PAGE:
Using a bot network to gain control of millions of computers, this not-so-callow youth staged a classic DoS attack lasting a week, flooding the websites with an overwhelming volume of traffic....

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    Feb. 2, 1935: You Lie

    Criminal justice systems in many societies have long believed that you can spot a liar based on several physiological reactions to questioning. An increase in blood pressure and heart rate, dry...

  • Today in Tech History

    Feb. 1, 2003: Second Shuttle Lost

    Damage to the orbiter’s thermal protection system, which occurred at launch when foam insulation detached from the main propellant tank and struck the left wing, was immediately suspected...

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    Jan. 31, 1961: A Chimp Named Ham Spaces Out

    But this was no leisure tour for Ham. There was work to be done — specifically, to see if chimps, and by close genetic association, humans, had slower reaction times in space. Ham, whose...

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    Jan. 30, 1790: The Lifeboat, an Idea Whose Time Has...

    Christened the Original, she was a 30-foot-long, double-ended, 10-oar longboat built by Henry Greathead of South Shields. She carried 7 hundredweight (784 pounds or 356 kilograms) of...

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    Jan. 26, 1906: Fred Marriott Lets Off Some Steam

    His vehicle was a modified “Stanley Steamer,” a popular consumer model that the Stanley Motor Carriage Company produced from 1897 to 1924. Such steam-powered automobiles, which were at one...

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    Jan. 25, 1945: Fluoridation — Better Teeth, or...

    Fluoridation, implemented as a means of reducing tooth decay, involves adding one part per million of fluoride to the water supply. (The optimum level, according to the Centers for Disease...

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    Jan. 24, 1848: Gold!

    While the gold rush made millionaires out of some, most prospectors did not strike it rich. Some returned home with little more than they had arrived with, and others stayed on to make a new life...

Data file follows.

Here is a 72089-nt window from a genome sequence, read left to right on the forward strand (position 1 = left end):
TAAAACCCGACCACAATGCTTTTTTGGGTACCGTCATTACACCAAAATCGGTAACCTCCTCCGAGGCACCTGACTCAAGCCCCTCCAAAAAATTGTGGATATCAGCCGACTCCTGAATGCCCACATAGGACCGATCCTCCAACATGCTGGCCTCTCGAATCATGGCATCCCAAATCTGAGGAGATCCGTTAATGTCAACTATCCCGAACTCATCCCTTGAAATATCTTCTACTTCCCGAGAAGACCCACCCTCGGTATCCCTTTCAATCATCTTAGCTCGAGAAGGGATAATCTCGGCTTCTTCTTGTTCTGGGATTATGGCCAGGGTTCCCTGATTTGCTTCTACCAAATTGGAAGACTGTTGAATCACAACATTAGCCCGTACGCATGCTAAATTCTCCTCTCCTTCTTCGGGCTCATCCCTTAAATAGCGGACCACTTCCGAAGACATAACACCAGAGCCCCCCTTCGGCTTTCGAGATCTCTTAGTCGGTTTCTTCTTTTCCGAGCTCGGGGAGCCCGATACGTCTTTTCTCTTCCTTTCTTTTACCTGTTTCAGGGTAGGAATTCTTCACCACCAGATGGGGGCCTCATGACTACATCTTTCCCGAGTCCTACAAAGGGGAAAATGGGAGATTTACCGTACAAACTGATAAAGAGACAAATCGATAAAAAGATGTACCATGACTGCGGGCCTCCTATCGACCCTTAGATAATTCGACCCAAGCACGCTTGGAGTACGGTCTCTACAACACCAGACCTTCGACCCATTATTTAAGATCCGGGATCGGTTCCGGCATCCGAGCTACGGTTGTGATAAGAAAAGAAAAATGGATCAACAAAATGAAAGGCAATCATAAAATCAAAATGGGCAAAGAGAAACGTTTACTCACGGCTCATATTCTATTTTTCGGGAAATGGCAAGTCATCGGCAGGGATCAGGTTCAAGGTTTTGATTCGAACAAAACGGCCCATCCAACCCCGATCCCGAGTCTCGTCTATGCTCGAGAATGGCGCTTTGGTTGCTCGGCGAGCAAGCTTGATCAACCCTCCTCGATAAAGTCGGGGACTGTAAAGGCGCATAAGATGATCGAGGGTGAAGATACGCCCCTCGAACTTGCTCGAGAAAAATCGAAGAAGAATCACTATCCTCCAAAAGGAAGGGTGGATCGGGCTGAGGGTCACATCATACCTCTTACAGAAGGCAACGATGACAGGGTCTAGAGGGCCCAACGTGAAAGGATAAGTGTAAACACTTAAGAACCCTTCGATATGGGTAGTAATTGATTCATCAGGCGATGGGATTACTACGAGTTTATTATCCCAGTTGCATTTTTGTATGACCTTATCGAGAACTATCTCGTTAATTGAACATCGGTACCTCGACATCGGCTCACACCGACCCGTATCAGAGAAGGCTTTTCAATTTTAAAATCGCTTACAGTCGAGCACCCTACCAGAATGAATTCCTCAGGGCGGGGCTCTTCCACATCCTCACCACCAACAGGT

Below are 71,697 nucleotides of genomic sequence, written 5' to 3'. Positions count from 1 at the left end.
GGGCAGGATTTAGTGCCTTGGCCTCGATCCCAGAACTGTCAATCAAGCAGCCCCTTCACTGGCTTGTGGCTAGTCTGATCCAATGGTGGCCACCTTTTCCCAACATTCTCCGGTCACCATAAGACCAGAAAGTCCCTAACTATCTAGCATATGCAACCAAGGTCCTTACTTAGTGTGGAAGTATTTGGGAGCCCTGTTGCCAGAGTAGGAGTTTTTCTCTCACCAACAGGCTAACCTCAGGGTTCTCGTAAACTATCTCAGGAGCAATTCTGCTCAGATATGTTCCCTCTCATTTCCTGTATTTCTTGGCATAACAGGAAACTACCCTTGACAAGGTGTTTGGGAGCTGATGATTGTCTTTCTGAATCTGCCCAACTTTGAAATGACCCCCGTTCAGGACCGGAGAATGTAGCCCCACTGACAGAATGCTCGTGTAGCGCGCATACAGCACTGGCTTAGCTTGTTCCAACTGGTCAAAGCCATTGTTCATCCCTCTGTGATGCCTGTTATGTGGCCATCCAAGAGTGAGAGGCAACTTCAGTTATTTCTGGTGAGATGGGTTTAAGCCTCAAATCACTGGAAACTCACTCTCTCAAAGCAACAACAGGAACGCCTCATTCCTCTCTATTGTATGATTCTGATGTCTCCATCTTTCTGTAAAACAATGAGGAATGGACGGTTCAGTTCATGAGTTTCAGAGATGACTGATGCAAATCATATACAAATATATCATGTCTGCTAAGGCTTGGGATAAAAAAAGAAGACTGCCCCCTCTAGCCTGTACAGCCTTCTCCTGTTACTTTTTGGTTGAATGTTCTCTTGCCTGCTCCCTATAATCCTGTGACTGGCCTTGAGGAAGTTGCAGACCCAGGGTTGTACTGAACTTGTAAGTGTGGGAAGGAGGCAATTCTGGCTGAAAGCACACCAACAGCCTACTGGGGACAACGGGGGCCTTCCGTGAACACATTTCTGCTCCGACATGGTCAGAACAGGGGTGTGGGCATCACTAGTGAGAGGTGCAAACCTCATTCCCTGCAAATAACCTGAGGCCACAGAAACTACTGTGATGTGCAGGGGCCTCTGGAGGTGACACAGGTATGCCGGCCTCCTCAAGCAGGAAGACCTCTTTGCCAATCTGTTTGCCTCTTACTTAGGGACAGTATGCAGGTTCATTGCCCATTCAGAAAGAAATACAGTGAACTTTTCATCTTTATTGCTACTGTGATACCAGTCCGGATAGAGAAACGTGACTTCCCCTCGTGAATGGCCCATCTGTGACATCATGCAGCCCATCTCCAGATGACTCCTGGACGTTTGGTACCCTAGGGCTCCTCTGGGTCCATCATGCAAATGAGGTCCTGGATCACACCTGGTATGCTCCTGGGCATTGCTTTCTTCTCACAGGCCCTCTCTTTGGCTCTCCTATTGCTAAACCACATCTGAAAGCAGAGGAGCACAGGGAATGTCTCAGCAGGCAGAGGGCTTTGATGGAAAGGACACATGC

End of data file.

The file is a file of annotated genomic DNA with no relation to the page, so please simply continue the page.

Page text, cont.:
• Today in Tech History

    Jan. 23, 1911: Science Academy Tells Marie Curie,...

    A healthy dose of sexism, racism and chauvinism, all alive and well in the rarified air of the fin de siècle French scientific fraternity, conspired to deny Curie the seat, which was...

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    Jan. 20, 2009: Mr. President, You’re Live

    Over 1 billion people are estimated to have watched the inauguration on their TVs and computers, with nearly 2 million people crammed onto the National Mall. The web content delivery service...

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    Jan. 19, 2006: NASA’s New Horizons Blasts Off...

    Lifting off from Cape Canaveral, the probe left Earth faster than any man-made object before it — 36,373 mph — on its way to the last planet in our system to be visited by a...

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    Jan. 18, 1778: Cook Blunders Into Paradise, Which...

    Cook, commanding the HMS Resolution and accompanied by HMS Discovery, was sailing north from Tahiti on his third...

  • Today in Tech History

    Jan. 17, 1966: H-Bombs Rain Down on a Spanish...

    The bomber collided with the KC-135 tanker at 31,000 feet. Exploding fuel completely destroyed the tanker, killing all four crew members. The B-52 broke apart, spilling its payload — four...

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    Jan. 13, 2004: Duck!

    Although the asteroid was small, measuring roughly 30 meters in width, the potential for local devastation and loss of life was real enough that astronomers seriously considered contacting the...

  • Today in Tech History

    Jan. 12, 1967: It’s Cold in Here

    Cryonics offers the promise of an extended life span, if not eternal life, by preserving the body until medicine comes up with a way of reversing...

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    Jan. 11, 1911: In the Gathering Shadows, a Sliver...